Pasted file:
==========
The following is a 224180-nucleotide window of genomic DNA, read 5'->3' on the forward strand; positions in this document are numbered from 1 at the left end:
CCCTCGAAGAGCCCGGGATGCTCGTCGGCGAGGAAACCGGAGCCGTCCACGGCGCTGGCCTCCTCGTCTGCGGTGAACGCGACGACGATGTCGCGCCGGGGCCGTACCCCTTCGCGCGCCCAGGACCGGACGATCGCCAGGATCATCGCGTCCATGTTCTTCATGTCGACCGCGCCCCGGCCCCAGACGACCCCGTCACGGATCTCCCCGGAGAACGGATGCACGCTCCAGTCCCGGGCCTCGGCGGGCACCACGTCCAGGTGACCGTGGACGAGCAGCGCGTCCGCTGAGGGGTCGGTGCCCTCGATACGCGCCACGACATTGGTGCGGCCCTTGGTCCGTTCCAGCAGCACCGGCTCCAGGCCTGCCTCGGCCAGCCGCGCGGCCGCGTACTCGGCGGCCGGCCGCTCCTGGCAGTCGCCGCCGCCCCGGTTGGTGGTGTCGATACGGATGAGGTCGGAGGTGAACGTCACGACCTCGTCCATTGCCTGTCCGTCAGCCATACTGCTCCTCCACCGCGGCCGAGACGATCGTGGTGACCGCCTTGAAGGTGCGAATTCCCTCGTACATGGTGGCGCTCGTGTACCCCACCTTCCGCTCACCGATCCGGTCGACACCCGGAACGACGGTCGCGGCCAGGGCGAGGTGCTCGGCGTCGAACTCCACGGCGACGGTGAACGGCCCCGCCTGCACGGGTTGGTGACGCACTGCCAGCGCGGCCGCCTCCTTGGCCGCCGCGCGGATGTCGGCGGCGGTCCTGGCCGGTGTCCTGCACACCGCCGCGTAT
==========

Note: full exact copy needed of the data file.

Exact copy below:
The following is a 224180-nucleotide window of genomic DNA, read 5'->3' on the forward strand; positions in this document are numbered from 1 at the left end:
CCCTCGAAGAGCCCGGGATGCTCGTCGGCGAGGAAACCGGAGCCGTCCACGGCGCTGGCCTCCTCGTCTGCGGTGAACGCGACGACGATGTCGCGCCGGGGCCGTACCCCTTCGCGCGCCCAGGACCGGACGATCGCCAGGATCATCGCGTCCATGTTCTTCATGTCGACCGCGCCCCGGCCCCAGACGACCCCGTCACGGATCTCCCCGGAGAACGGATGCACGCTCCAGTCCCGGGCCTCGGCGGGCACCACGTCCAGGTGACCGTGGACGAGCAGCGCGTCCGCTGAGGGGTCGGTGCCCTCGATACGCGCCACGACATTGGTGCGGCCCTTGGTCCGTTCCAGCAGCACCGGCTCCAGGCCTGCCTCGGCCAGCCGCGCGGCCGCGTACTCGGCGGCCGGCCGCTCCTGGCAGTCGCCGCCGCCCCGGTTGGTGGTGTCGATACGGATGAGGTCGGAGGTGAACGTCACGACCTCGTCCATTGCCTGTCCGTCAGCCATACTGCTCCTCCACCGCGGCCGAGACGATCGTGGTGACCGCCTTGAAGGTGCGAATTCCCTCGTACATGGTGGCGCTCGTGTACCCCACCTTCCGCTCACCGATCCGGTCGACACCCGGAACGACGGTCGCGGCCAGGGCGAGGTGCTCGGCGTCGAACTCCACGGCGACGGTGAACGGCCCCGCCTGCACGGGTTGGTGACGCACTGCCAGCGCGGCCGCCTCCTTGGCCGCCGCGCGGATGTCGGCGGCGGTCCTGGCCGGTGTCCTGCACACCGCCGCGTAT